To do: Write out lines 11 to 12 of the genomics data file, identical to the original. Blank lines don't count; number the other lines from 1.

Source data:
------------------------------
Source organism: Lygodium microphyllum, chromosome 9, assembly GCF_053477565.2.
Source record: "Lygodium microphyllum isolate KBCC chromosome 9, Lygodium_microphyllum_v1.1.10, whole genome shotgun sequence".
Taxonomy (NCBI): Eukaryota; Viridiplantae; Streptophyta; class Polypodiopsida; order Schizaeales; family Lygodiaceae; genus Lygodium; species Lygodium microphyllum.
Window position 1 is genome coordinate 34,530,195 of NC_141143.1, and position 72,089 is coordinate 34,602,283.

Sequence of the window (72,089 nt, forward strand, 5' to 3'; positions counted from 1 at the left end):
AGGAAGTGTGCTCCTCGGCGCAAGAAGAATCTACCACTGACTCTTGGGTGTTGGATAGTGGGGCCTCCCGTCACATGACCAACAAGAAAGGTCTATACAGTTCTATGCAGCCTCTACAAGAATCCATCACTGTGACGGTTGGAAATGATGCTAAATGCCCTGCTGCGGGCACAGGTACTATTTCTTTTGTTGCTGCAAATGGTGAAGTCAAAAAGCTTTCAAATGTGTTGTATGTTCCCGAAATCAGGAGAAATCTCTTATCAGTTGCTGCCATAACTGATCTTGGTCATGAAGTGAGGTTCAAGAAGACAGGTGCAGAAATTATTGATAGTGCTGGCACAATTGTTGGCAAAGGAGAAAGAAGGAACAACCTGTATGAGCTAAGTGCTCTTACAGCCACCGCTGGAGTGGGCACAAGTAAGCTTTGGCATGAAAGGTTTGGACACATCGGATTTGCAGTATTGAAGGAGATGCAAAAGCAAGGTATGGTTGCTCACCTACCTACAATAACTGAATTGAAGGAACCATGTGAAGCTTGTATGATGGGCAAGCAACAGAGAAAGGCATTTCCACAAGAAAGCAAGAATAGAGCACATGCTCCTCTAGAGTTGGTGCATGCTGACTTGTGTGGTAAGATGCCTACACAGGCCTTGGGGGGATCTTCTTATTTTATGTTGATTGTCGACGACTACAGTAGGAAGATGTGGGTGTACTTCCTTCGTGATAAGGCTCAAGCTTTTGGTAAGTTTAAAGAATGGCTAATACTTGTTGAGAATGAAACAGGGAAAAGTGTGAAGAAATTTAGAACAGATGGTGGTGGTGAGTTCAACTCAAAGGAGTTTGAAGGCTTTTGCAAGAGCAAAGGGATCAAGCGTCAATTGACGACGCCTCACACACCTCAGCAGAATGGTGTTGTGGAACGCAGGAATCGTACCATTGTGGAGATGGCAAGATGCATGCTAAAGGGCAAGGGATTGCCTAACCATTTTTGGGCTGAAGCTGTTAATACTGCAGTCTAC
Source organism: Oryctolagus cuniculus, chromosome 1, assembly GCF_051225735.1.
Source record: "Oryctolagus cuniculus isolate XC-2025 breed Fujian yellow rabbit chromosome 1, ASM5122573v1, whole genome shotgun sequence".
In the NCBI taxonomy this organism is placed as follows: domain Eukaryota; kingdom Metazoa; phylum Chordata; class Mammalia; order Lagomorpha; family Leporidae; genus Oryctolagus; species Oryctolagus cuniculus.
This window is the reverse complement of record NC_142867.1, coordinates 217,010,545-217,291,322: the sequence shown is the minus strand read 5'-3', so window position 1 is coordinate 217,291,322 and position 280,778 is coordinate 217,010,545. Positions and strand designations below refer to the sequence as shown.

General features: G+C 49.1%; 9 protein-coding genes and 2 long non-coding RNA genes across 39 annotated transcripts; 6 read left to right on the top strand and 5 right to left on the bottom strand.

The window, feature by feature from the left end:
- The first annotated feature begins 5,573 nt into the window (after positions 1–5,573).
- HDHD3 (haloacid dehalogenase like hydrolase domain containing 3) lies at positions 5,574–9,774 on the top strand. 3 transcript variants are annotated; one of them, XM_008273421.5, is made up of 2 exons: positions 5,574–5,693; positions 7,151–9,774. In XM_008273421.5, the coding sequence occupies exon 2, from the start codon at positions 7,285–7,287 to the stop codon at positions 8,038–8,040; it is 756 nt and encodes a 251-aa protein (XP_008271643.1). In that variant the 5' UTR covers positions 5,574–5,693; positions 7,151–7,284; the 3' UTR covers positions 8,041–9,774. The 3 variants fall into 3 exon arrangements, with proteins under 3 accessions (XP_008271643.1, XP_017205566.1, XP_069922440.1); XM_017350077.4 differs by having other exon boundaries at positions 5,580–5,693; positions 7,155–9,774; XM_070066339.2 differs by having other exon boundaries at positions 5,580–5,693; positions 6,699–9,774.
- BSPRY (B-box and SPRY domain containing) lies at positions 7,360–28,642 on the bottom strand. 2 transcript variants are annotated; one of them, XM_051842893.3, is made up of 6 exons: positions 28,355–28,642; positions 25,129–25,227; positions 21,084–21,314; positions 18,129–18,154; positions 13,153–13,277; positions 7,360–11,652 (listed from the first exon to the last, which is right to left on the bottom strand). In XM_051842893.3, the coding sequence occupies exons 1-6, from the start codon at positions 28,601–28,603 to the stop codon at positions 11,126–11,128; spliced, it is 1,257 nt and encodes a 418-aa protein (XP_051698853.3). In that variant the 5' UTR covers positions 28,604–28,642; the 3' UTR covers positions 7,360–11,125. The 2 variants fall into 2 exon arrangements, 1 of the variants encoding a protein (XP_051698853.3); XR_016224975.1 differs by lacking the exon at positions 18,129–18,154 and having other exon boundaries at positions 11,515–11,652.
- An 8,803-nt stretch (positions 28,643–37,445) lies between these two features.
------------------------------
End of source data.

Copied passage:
General features: G+C 49.1%; 9 protein-coding genes and 2 long non-coding RNA genes across 39 annotated transcripts; 6 read left to right on the top strand and 5 right to left on the bottom strand.

The window, feature by feature from the left end: